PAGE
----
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Gloomy prediction for East Lancs apple growers
AN East Lancashire cider maker has revealed that the crop in the north west is not set to be as ‘bumper’ as the rest of the country.
Michael Creighton, who runs Dove Syke Cider Company in West Bradford with his wife Joanna, said that while his crop will be bigger than last year, they were still down by around 50 per cent on two years ago.
And they may even need to import apples in order to meet demand.
Simon Russell, a spokesman for the National Association of Cider Makers, has said that if the weather continues in the same way with a bit more rain, both the quality and quantity of the apples across the UK could be ‘exceptional’.
The cold spring meant apple trees were late flowering, avoiding late frosts, and when they did flower, there were more hours of sun and warmer temperatures.
Mr Creighton, 58, who was raised in Waddington and has run the business since 2010, said: “This will not be the case in the north of England that’s for sure.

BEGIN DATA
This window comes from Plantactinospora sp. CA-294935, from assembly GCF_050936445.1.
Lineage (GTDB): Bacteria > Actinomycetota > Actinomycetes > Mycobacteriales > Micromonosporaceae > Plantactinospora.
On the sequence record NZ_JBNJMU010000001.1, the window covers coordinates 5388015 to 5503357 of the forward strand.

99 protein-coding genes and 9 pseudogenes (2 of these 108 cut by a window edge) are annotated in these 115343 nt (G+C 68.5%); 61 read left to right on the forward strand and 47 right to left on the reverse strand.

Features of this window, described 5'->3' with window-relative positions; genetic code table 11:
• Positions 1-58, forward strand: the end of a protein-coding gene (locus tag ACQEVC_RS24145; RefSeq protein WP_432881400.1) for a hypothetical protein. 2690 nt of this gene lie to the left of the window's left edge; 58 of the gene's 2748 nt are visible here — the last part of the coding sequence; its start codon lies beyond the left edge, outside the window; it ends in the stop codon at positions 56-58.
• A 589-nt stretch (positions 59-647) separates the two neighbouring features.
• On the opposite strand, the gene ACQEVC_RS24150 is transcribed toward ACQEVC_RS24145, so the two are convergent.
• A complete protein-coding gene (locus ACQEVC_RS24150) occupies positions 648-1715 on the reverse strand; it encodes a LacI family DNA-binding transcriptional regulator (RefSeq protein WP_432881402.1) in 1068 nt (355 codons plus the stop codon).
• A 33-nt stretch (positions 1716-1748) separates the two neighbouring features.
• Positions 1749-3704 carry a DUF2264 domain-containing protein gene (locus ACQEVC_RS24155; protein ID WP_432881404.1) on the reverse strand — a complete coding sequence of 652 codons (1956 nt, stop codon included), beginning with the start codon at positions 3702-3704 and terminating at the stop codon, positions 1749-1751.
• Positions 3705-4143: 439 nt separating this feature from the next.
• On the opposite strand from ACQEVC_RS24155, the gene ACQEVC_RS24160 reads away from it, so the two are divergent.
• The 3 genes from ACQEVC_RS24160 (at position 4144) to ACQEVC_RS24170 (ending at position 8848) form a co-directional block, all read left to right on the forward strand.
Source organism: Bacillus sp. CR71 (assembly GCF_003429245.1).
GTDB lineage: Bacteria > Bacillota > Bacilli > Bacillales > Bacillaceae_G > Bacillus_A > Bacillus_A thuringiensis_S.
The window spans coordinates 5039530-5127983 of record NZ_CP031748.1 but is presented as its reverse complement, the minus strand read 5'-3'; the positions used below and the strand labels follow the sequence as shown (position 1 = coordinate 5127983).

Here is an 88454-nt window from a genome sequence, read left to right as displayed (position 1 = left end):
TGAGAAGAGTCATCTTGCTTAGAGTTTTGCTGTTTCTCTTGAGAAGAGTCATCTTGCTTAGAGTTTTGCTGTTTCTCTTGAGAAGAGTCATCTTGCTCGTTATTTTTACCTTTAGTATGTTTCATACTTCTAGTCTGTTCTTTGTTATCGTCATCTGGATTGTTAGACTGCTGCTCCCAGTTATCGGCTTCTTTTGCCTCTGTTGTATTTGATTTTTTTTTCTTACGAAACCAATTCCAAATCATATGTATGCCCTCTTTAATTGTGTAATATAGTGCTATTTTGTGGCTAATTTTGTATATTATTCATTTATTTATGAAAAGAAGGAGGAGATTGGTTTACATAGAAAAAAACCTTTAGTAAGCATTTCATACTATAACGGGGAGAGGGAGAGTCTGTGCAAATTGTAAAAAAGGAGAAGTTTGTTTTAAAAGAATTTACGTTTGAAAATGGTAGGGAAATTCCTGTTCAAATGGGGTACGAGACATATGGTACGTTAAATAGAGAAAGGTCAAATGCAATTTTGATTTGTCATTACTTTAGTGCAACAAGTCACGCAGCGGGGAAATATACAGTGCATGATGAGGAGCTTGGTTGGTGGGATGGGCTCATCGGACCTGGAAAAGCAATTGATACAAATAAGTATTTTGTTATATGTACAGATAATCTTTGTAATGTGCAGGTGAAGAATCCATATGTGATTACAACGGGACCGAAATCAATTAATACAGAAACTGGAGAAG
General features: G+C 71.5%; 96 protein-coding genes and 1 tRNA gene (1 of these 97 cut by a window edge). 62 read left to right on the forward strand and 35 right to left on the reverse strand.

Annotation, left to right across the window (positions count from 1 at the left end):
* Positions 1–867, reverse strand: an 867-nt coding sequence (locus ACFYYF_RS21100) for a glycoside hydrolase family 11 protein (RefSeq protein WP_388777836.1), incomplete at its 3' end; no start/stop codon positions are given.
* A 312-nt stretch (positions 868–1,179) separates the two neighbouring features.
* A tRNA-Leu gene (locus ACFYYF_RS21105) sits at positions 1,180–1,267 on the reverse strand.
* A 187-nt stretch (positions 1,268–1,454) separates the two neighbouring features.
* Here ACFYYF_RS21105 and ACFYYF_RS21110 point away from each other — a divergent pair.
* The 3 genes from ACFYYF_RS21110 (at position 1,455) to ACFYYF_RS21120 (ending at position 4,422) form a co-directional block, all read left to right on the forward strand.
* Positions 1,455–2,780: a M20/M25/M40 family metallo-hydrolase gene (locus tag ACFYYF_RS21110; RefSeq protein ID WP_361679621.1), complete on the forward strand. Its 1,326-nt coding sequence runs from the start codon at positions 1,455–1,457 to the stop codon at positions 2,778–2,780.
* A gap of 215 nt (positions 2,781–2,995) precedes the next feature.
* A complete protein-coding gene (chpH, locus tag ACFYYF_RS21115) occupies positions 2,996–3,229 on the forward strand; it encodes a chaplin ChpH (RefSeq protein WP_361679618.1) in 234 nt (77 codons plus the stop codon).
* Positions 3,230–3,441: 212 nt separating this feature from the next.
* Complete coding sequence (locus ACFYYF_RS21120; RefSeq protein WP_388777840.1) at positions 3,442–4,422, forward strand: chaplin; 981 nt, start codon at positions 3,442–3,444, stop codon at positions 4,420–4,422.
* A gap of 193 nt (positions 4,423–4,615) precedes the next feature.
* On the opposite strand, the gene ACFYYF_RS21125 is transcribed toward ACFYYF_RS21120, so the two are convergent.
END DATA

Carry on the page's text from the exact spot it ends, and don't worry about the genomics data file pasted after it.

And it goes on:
“Two years ago branches were almost breaking under the weight of all the apples, but this simply is not the case this year. We are up on last year but it will certainly not be the best crop in a decade in the north.
“There are not enough apples and those that have grown are not big enough.
“We are beginning to look at other options such as importing from overseas to make sure we reach the demand.”
The company produce three main varieties of still cider as well as one-off single apple specialities and it supplies more than 30 pubs and hotels.
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